I thought before I settle into some 3dsMax modelling work, I’d just sum up my week and talk about what I’ll be doing next.

At the start of the week I chose 3 briefs from the provided list that I could see myself working on. I’m keeping this list open to change depending on how I feel as the projects progress, but for now my favourites are;

-Stylised shop (2D/3D stylised); Concept and model an interesting shop front.

– Isometric environment (2D stylised); Concept at least 6 stylised isometric environment tiles that are all part of the same universe and sit nicely together. Can optionally visualise in 3D.

-Epic city (2D semi stylised); Concept 4 epically scaled cities, including 3 different views of each city, rougher sketches, residents, and hero buildings.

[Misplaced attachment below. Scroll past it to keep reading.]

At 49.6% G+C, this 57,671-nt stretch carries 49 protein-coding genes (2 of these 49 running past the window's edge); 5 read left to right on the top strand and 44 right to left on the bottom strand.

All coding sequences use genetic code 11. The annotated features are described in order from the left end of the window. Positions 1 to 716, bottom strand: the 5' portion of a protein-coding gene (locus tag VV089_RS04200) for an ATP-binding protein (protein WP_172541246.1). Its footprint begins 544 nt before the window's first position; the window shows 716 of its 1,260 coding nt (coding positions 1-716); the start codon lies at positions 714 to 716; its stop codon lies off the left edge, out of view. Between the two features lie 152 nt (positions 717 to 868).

This list is looking pretty 2D heavy. As I’m still not sure whether I want to choose a 2D or 3D route for my career I’ve chosen a 2D/3D combination project to get started; the stylised shop. I think I’ll then make up my mind whether I’ll choose a more 2D or 3D heavy project afterwards depending on what I enjoyed most. Currently my thoughts are that a 3D project where you have to model off an existing concept is pretty soul destroying to me, and doing an exclusively 2D project may make me cry from pure stress and frustration. But hey! It’s all fun and games. I like doing both elements, but I’m happy to try specialising for the short 3 week project blocks and see how I handle doing just one or the other.

1- Sketching 2- Sketching